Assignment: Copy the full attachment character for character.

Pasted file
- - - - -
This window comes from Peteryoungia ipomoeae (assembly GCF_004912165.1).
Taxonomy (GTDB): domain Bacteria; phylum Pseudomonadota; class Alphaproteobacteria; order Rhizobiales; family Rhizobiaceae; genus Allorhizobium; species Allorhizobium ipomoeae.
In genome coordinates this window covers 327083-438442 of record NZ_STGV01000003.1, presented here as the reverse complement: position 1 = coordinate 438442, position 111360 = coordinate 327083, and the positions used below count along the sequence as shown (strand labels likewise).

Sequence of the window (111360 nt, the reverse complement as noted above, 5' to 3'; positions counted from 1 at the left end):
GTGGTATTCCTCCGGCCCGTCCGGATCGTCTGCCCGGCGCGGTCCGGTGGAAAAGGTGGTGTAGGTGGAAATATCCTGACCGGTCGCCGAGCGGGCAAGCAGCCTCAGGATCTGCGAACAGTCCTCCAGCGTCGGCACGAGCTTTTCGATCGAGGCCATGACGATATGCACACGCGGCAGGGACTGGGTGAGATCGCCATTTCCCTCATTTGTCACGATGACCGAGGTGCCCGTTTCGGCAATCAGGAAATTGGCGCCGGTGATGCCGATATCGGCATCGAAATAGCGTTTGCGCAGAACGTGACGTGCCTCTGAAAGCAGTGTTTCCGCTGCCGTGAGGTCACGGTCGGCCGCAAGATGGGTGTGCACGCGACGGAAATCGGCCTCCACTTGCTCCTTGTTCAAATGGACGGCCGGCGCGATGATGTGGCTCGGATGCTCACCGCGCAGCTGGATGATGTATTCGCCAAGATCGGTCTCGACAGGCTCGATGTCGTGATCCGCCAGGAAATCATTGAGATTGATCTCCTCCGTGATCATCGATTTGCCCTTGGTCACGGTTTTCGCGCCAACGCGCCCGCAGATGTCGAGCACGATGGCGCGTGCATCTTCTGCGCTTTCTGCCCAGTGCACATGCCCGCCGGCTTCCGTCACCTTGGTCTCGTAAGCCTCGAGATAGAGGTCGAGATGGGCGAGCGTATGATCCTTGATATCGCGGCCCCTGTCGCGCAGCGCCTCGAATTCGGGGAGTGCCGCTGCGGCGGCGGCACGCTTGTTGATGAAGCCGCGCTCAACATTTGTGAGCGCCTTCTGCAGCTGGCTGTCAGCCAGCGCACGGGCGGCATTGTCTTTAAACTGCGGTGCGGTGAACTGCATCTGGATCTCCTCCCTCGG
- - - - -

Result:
This window comes from Peteryoungia ipomoeae (assembly GCF_004912165.1).
Taxonomy (GTDB): domain Bacteria; phylum Pseudomonadota; class Alphaproteobacteria; order Rhizobiales; family Rhizobiaceae; genus Allorhizobium; species Allorhizobium ipomoeae.
In genome coordinates this window covers 327083-438442 of record NZ_STGV01000003.1, presented here as the reverse complement: position 1 = coordinate 438442, position 111360 = coordinate 327083, and the positions used below count along the sequence as shown (strand labels likewise).

Sequence of the window (111360 nt, the reverse complement as noted above, 5' to 3'; positions counted from 1 at the left end):
GTGGTATTCCTCCGGCCCGTCCGGATCGTCTGCCCGGCGCGGTCCGGTGGAAAAGGTGGTGTAGGTGGAAATATCCTGACCGGTCGCCGAGCGGGCAAGCAGCCTCAGGATCTGCGAACAGTCCTCCAGCGTCGGCACGAGCTTTTCGATCGAGGCCATGACGATATGCACACGCGGCAGGGACTGGGTGAGATCGCCATTTCCCTCATTTGTCACGATGACCGAGGTGCCCGTTTCGGCAATCAGGAAATTGGCGCCGGTGATGCCGATATCGGCATCGAAATAGCGTTTGCGCAGAACGTGACGTGCCTCTGAAAGCAGTGTTTCCGCTGCCGTGAGGTCACGGTCGGCCGCAAGATGGGTGTGCACGCGACGGAAATCGGCCTCCACTTGCTCCTTGTTCAAATGGACGGCCGGCGCGATGATGTGGCTCGGATGCTCACCGCGCAGCTGGATGATGTATTCGCCAAGATCGGTCTCGACAGGCTCGATGTCGTGATCCGCCAGGAAATCATTGAGATTGATCTCCTCCGTGATCATCGATTTGCCCTTGGTCACGGTTTTCGCGCCAACGCGCCCGCAGATGTCGAGCACGATGGCGCGTGCATCTTCTGCGCTTTCTGCCCAGTGCACATGCCCGCCGGCTTCCGTCACCTTGGTCTCGTAAGCCTCGAGATAGAGGTCGAGATGGGCGAGCGTATGATCCTTGATATCGCGGCCCCTGTCGCGCAGCGCCTCGAATTCGGGGAGTGCCGCTGCGGCGGCGGCACGCTTGTTGATGAAGCCGCGCTCAACATTTGTGAGCGCCTTCTGCAGCTGGCTGTCAGCCAGCGCACGGGCGGCATTGTCTTTAAACTGCGGTGCGGTGAACTGCATCTGGATCTCCTCCCTCGG